Saturday, December 17, 2011

Weighing in on Dietary Fats



Weighing in on Dietary Fats
 
Some Fats Are Healthier Than Others
Republished from NIH Newsletter With the winter holidays upon us, you’ll likely be surrounded by family, friends and plenty of good food. Many of these foods, though, can be high in fat. Learn which fats are naughty and which are nice to your health. Then you can make smarter food choices.
We need a certain amount of fat in our diets to stay healthy. Fats provide needed energy in the form of calories. Fats help our bodies absorb important vitamins—called fat-soluble vitamins—including vitamins A, D and E. Fats also make foods more flavorful and help us feel full. Fats are especially important for infants and toddlers, because dietary fat contributes to proper growth and development.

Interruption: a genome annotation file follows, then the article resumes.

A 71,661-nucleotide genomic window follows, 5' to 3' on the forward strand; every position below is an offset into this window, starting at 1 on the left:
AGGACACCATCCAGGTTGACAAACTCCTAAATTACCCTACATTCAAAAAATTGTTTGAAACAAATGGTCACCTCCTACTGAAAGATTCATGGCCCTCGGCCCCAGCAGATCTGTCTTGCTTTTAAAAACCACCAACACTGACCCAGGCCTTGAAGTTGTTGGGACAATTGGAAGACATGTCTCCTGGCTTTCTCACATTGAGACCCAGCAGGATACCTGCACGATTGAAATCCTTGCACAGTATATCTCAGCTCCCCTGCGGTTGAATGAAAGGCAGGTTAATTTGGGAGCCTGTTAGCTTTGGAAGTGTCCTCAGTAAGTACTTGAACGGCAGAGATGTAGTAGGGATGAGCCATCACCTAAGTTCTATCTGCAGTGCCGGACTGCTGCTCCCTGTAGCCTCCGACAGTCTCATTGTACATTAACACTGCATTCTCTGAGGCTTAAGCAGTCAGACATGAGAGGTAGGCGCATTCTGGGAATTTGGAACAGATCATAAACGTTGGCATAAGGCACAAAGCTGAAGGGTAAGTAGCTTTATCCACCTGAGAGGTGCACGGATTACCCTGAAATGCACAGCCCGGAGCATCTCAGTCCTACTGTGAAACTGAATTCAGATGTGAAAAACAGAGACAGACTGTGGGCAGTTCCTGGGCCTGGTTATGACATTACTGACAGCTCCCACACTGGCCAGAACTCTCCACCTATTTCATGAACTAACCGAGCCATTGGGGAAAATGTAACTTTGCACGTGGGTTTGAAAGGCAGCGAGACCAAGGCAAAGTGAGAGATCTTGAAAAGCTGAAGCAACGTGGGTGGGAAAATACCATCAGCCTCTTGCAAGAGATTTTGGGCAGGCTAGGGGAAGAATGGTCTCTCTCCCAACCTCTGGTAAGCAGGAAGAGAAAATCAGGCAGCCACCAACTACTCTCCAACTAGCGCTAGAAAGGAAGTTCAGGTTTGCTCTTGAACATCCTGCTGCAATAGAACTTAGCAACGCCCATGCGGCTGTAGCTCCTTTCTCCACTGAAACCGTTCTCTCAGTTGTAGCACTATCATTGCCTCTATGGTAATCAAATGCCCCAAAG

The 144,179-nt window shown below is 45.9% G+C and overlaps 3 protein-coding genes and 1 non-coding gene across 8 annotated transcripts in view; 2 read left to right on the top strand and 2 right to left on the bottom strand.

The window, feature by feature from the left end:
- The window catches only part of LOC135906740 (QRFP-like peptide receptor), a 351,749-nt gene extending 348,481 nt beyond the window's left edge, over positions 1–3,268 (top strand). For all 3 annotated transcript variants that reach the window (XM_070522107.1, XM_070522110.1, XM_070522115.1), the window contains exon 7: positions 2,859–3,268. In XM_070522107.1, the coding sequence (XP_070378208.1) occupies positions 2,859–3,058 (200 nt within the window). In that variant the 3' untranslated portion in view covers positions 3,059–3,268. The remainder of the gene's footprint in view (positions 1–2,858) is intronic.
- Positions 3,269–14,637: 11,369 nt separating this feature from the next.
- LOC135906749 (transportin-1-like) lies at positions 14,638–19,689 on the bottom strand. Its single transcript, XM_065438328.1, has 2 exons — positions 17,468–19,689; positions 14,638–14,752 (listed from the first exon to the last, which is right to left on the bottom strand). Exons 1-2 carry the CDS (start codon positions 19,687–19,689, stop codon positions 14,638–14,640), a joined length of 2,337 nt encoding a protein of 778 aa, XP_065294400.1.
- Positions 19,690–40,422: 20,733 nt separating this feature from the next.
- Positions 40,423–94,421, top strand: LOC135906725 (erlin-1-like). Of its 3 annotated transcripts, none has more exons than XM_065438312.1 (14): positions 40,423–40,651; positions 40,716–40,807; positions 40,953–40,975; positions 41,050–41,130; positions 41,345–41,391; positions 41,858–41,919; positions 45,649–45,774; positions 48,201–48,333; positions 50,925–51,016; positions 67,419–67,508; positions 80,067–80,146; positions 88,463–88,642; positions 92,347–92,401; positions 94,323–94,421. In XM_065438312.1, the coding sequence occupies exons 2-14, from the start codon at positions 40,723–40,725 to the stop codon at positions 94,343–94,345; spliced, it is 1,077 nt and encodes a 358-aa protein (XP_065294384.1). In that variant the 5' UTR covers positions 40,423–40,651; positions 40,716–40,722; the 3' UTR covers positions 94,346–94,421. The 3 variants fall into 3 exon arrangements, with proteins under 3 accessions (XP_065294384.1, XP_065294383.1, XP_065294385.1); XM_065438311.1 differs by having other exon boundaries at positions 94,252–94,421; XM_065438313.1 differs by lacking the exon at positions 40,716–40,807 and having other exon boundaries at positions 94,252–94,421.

“Fats are really the most concentrated source of energy in the foods we eat, and our bodies need that energy,” says NIH nutritionist Dr. Margaret McDowell. “Fats are truly an essential nutrient.”
Problems arise, though, if we eat too much fat. Dietary fats have more than twice as many calories per gram as either proteins or carbohydrates like sugar and starch. Excess calories, of course, can pack on the pounds and raise your risk for diabetes, cancer and other conditions.
Are dietary fats improving your health or… ?  If you are ready to make positive changes for better health, contact us at Health Coach Resource and let’s talk about using the right amount and the right kind of foods in your diet.

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